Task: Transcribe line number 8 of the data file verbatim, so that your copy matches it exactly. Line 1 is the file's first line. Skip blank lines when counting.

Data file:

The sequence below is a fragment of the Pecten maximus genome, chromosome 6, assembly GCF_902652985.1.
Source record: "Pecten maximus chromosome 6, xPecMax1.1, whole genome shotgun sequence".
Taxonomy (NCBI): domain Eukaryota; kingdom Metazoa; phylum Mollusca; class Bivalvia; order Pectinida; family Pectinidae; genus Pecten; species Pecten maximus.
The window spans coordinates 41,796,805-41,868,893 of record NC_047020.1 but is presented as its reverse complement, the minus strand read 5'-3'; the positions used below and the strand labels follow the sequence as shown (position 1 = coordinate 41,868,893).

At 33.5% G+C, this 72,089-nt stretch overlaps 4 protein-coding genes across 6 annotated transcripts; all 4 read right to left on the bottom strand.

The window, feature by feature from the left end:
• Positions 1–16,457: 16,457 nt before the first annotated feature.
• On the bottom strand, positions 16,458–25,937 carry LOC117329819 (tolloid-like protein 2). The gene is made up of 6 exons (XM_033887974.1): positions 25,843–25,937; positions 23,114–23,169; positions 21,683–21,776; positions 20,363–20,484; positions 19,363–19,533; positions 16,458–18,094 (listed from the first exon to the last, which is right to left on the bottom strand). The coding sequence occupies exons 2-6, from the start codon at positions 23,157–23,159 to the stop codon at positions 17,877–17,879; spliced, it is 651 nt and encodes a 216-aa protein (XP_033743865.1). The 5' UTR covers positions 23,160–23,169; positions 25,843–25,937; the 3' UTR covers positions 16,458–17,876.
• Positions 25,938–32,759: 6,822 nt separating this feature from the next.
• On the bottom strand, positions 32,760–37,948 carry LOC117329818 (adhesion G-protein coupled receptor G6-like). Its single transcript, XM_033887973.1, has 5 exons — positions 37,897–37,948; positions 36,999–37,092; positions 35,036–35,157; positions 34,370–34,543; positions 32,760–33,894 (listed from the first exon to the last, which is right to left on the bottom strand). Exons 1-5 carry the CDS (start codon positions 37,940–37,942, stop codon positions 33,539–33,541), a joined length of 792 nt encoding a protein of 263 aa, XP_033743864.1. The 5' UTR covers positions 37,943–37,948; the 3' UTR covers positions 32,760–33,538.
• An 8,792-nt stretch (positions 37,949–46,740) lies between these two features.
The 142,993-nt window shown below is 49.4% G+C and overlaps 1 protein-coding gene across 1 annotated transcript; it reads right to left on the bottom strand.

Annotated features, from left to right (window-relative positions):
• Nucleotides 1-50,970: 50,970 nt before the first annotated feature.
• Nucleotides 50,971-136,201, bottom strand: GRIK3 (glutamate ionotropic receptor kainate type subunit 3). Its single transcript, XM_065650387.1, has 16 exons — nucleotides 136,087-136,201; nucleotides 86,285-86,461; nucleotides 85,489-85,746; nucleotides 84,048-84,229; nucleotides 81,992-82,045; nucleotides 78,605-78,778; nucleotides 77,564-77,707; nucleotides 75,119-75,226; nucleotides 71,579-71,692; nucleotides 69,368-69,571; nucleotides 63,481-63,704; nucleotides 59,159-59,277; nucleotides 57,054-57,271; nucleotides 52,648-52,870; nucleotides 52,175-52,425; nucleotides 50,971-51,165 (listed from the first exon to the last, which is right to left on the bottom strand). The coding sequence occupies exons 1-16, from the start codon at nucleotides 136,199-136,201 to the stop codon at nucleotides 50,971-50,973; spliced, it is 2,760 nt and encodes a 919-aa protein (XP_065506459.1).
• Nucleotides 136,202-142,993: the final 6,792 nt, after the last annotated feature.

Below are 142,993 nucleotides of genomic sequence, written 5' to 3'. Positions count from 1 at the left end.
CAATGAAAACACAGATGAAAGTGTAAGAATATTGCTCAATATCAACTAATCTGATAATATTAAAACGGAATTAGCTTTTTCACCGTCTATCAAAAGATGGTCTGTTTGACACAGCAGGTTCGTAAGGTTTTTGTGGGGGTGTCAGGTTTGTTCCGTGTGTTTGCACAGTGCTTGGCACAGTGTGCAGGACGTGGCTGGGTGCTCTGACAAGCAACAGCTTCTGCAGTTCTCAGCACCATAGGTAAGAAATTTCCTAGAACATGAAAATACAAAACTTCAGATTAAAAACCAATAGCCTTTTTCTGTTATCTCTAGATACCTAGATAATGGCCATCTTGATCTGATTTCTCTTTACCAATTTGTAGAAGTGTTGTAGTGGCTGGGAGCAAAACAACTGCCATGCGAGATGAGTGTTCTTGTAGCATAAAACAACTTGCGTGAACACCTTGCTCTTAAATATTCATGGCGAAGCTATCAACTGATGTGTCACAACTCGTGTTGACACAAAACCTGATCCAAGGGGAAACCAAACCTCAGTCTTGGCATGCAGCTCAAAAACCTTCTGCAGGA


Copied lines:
• On the bottom strand, positions 16,458–25,937 carry LOC117329819 (tolloid-like protein 2). The gene is made up of 6 exons (XM_033887974.1): positions 25,843–25,937; positions 23,114–23,169; positions 21,683–21,776; positions 20,363–20,484; positions 19,363–19,533; positions 16,458–18,094 (listed from the first exon to the last, which is right to left on the bottom strand). The coding sequence occupies exons 2-6, from the start codon at positions 23,157–23,159 to the stop codon at positions 17,877–17,879; spliced, it is 651 nt and encodes a 216-aa protein (XP_033743865.1). The 5' UTR covers positions 23,160–23,169; positions 25,843–25,937; the 3' UTR covers positions 16,458–17,876.